The liturgy of our lives. We think of liturgy as something we do in Church. We are looking forward already, perhaps, to the very special and beautiful liturgies in which we will participate in Church during Holy Week and over Easter. But the word liturgy does not mean, first and foremost, certainly not exclusively, something we do in Church, something bound between the pages of a Missal and governed by rubrics. The word liturgy, or the Greek words from which it comes, means, first and foremost, work, work done on behalf of the people, the community to which we belong. God, in Christ, came among us, made himself part of the human community he had created, and worked for our Salvation, thirty years in obscurity, three in public ministry, three desperate hours in which he stretched out his hands in intercession on the Cross. We, in him, members of Christ’s body through our baptism, are called to work too, by our example, even when few observe it, by our ministering to one another according to the gifts with which God has endowed us, by our prayer, and perhaps supremely sometimes by the silent prayer which is nothing but the offering of our suffering, for the salvation of the world. This is the liturgy, the work for the people God loves, for which the liturgy in Church equips us, strengthening us with the very life of Christ himself to be his body given for all humanity. 

 And, as we go to this work, we must frequently be forgiven when we know not what we do – and forgive others for their culpable ignorance too. We must acknowledge our own need of the healing waters of God’s love, receive with gratitude the support of Mary our Mother and our brothers and sisters the saints. We must recognise with astonished gladness that Jesus wants to be with us in paradise, and recognise too that he wants this for all of humanity, even those people who seem the most surprising. We must learn that neither we, nor anyone made in God’s image are disposable waste produce, but, rather the most precious of all harvests in his sight. We must accept that sometimes, we do not understand what is happening to us, why it has to be this way, why it has to be so painful, so lonely, so crucifying - and that it is all right not to understand. If we do all of this – and by God’s Easter grace, and only by that grace, we can – we will be able to say indeed, at the end: Father, into your hands, I commend my spirit.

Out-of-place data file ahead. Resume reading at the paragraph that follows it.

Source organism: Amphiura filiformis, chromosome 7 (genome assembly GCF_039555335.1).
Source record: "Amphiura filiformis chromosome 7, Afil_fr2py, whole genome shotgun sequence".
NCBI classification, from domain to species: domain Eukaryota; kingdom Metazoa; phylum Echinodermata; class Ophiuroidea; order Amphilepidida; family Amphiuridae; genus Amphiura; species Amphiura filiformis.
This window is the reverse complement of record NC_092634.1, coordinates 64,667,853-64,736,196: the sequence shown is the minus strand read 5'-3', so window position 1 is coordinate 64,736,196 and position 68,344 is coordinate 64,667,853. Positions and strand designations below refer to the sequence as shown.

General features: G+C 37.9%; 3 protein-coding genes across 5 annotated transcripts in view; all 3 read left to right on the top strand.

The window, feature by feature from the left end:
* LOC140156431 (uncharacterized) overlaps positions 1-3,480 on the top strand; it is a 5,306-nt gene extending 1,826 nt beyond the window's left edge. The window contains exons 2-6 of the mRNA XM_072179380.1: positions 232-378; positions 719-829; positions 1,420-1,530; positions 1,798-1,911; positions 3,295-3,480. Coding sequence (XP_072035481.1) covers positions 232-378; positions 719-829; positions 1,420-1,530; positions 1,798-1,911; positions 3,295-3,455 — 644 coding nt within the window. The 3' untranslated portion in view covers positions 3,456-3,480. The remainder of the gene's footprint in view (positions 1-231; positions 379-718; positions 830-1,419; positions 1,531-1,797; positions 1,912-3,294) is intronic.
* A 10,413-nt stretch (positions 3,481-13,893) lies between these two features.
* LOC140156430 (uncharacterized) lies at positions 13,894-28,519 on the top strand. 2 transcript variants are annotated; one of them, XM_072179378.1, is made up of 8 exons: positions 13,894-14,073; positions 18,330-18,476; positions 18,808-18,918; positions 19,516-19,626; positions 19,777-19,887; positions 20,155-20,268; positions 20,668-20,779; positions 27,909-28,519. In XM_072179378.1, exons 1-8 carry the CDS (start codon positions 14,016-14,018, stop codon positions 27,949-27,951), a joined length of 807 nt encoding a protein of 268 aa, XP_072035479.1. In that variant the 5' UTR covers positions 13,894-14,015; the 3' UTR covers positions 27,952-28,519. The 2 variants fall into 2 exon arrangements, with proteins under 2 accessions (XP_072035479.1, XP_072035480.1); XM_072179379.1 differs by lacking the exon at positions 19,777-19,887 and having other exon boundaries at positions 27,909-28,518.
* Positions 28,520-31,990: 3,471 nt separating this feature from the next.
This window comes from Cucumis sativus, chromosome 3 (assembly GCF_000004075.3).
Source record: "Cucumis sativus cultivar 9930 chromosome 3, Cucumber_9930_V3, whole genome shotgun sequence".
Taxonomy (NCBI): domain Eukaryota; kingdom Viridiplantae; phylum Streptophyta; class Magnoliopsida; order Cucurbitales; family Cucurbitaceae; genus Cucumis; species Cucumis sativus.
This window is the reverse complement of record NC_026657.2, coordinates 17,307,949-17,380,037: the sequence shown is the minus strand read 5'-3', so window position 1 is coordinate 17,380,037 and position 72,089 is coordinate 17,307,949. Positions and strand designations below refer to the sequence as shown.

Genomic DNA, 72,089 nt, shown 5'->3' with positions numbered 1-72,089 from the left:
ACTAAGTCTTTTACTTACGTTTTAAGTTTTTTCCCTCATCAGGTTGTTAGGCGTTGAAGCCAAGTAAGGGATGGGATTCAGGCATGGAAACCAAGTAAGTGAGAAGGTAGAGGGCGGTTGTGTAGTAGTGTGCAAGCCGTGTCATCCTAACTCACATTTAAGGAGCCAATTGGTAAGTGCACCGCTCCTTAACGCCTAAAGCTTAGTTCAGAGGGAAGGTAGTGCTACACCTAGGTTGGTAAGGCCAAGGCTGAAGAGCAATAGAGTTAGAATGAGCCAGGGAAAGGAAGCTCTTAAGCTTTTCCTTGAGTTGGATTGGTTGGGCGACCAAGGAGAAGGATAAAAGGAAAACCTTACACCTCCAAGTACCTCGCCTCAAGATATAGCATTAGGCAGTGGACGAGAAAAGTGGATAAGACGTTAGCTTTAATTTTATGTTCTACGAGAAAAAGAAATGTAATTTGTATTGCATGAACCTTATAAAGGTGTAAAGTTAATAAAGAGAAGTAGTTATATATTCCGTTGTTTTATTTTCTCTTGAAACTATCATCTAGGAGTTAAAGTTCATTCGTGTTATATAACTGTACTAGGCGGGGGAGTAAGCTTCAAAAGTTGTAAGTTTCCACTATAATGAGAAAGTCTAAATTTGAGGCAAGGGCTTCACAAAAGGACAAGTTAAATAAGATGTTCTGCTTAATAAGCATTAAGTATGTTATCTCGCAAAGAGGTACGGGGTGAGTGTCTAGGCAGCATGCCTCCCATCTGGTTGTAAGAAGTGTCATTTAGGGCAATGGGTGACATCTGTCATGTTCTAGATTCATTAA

So, seven last words. Seven words which, if we will let them, will reshape our lives after the pattern of the Word himself. Human words are inevitably limited here, chipped and cracked vessels for carrying meaning that are better than nothing, but always inadequate. We can never say all that is in our hearts when we reflect how, on the First Good Friday, God the Word fell silent.

And yet, sometimes, our stammered words speak truer than we know. A Vietnamese religious sister once gave me an unforgettable illustration of this. In pretty much every Catholic Church throughout the world, over the Crucifix four letters are written or carved, INRI, in imitation, as we know, of the title Pontius Pilate insisted on inscribing over the head of Jesus on the Cross: Iesus Nazarenus Rex Ieodaorum: Jesus of Nazareth King of the Jews. The sister told me that, in at least her dialect of Vietnamese a single word, pronounced approximately – inri – and spelled as such when written in the Latin alphabet means “do this”. It is how, in Vietnamese Bibles the parable of the Good Samaritan ends: inri, or, go and do likewise At least subconsciously, then, this is what Christians in Vietnam see over every crucifix: and the history of the Church in that country, with its almost literally incredible roll-call of martyrs through the centuries, shows that they have not been slow to respond to the invitation.

But how is this possible? How can we go and do likewise? It is only possible because there is, in fact, alongside the seven last words of Our Lord that we have been contemplating today, an eighth, wordless cry from the Cross, the loud voice with which, St Matthew tells us, Jesus gave up his Spirit. Gave up his Spirit: in the first place, that is, yielded all of himself, his life of perfect obedience and goodness, into the loving embrace of his Father. But in that act of giving up, which did not concede defeat to the forces of death, but constitutes their defeat at the hands of love almighty, he gives us his Spirit, so that henceforth we may breathe with his breath, live his life, and, yes, speak with his voice the words of forgiveness, of solace, of anguish and praise that resound from the Cross throughout all of human history.

We adore you, O Christ, and we bless you, because by your holy Cross you have redeemed the world.